Legal Battles to be Fought with Insurance Industry
(Rochester, NY) – Today, a settlement was announced in the Diocese of Rochester bankruptcy case on behalf of courageous survivors of child sexual abuse who filed lawsuits under the New York Child Victims Act. The settlement, the first of its kind in a New York Catholic bankruptcy case, consists of two main components: 1) a $55 million payment from the Diocese and parishes; and 2) an additional settlement with two of the diocese’s insurers, LMI and LMI Underwriters, for $20.6 million.
“This is a major step forward for these courageous survivors, but it’s not the end of the fight,” said attorney Steve Boyd.
Additionally, this settlement allows survivors to directly pursue insurance companies who face potentially hundreds of millions in exposure. The ability for the survivors to legally prosecute all insurers of the diocese, specifically Continental National Insurance (CNA), is unprecedented and groundbreaking. This opportunity provides survivors a measure of accountability from the Diocese, and a fuller measure of accountability for the insurers who refuse to abide by their obligations.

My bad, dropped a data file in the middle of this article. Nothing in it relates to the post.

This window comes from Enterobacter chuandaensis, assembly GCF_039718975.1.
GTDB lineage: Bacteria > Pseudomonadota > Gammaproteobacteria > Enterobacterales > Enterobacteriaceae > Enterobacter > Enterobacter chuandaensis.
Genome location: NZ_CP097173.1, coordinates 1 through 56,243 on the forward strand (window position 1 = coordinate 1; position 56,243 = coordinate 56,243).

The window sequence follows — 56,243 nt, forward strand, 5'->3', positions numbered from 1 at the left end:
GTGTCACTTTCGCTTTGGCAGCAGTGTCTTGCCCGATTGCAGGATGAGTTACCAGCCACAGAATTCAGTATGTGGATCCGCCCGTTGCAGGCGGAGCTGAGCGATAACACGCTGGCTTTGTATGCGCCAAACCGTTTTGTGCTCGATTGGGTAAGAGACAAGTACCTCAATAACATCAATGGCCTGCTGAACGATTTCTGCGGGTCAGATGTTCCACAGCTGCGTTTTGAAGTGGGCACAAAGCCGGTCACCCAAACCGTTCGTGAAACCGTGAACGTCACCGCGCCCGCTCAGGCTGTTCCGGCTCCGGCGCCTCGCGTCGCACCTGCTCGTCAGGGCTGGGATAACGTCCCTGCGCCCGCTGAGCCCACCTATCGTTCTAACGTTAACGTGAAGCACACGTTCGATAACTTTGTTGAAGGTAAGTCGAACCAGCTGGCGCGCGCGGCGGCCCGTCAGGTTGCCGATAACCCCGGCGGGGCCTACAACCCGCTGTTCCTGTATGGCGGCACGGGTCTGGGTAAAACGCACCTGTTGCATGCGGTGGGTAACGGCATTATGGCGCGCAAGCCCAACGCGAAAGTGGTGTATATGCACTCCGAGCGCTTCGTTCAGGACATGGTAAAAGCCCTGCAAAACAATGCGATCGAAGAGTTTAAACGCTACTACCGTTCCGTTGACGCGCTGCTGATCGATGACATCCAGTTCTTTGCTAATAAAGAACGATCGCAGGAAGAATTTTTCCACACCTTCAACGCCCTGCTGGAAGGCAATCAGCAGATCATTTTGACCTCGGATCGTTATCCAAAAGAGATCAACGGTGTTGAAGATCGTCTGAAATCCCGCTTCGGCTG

“This deal gets survivors some partial accountability for the heinous misdeeds of the Diocese,” said attorney Jeff Anderson. “It is far from a full and fair measure.”
The Diocese of Rochester was the first diocese in New York to file for Chapter 11 Bankruptcy under mounting pressure from lawsuits filed under the New York Child Victims Act. To date, an additional four dioceses in New York have followed the cynical and damaging playbook of the Diocese of Rochester: Diocese of Buffalo (2.28.2020), Diocese of Syracuse (6.19.2020), Diocese of Rockville Centre (10.1.2020), and the Diocese of Albany (3.15.2023). The Diocese of Rochester settlement still needs to be approved by the bankruptcy court and voted on by the approximately 475 survivors in the case.
“The real villains are the insurance companies that continue to deny and delay,” said attorney Jeff Anderson. “We and the survivors are marching together to break the insurance hardball stand.”